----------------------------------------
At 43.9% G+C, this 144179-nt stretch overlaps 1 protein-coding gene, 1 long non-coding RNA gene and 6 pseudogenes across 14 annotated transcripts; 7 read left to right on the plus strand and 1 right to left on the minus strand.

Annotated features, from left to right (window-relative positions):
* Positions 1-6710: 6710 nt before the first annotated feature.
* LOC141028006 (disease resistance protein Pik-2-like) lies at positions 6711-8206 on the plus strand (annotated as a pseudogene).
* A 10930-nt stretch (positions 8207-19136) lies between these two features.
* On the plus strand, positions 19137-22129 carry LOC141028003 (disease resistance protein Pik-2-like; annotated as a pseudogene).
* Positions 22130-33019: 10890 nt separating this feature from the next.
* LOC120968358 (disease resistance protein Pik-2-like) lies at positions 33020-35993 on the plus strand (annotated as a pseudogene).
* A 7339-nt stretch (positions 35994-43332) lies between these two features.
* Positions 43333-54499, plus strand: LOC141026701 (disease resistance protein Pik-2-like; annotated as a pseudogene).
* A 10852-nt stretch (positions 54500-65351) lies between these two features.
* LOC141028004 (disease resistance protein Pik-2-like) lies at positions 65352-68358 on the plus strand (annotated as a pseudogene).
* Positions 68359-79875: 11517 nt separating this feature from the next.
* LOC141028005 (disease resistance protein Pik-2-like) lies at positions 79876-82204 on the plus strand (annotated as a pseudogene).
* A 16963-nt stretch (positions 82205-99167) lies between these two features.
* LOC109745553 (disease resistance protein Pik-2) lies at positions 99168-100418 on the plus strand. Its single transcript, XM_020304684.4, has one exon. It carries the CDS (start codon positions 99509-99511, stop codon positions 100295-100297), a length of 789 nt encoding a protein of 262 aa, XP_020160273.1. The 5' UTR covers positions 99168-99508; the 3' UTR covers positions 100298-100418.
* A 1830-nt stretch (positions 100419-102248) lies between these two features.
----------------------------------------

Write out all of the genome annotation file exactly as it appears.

At 43.9% G+C, this 144179-nt stretch overlaps 1 protein-coding gene, 1 long non-coding RNA gene and 6 pseudogenes across 14 annotated transcripts; 7 read left to right on the plus strand and 1 right to left on the minus strand.

Annotated features, from left to right (window-relative positions):
* Positions 1-6710: 6710 nt before the first annotated feature.
* LOC141028006 (disease resistance protein Pik-2-like) lies at positions 6711-8206 on the plus strand (annotated as a pseudogene).
* A 10930-nt stretch (positions 8207-19136) lies between these two features.
* On the plus strand, positions 19137-22129 carry LOC141028003 (disease resistance protein Pik-2-like; annotated as a pseudogene).
* Positions 22130-33019: 10890 nt separating this feature from the next.
* LOC120968358 (disease resistance protein Pik-2-like) lies at positions 33020-35993 on the plus strand (annotated as a pseudogene).
* A 7339-nt stretch (positions 35994-43332) lies between these two features.
* Positions 43333-54499, plus strand: LOC141026701 (disease resistance protein Pik-2-like; annotated as a pseudogene).
* A 10852-nt stretch (positions 54500-65351) lies between these two features.
* LOC141028004 (disease resistance protein Pik-2-like) lies at positions 65352-68358 on the plus strand (annotated as a pseudogene).
* Positions 68359-79875: 11517 nt separating this feature from the next.
* LOC141028005 (disease resistance protein Pik-2-like) lies at positions 79876-82204 on the plus strand (annotated as a pseudogene).
* A 16963-nt stretch (positions 82205-99167) lies between these two features.
* LOC109745553 (disease resistance protein Pik-2) lies at positions 99168-100418 on the plus strand. Its single transcript, XM_020304684.4, has one exon. It carries the CDS (start codon positions 99509-99511, stop codon positions 100295-100297), a length of 789 nt encoding a protein of 262 aa, XP_020160273.1. The 5' UTR covers positions 99168-99508; the 3' UTR covers positions 100298-100418.
* A 1830-nt stretch (positions 100419-102248) lies between these two features.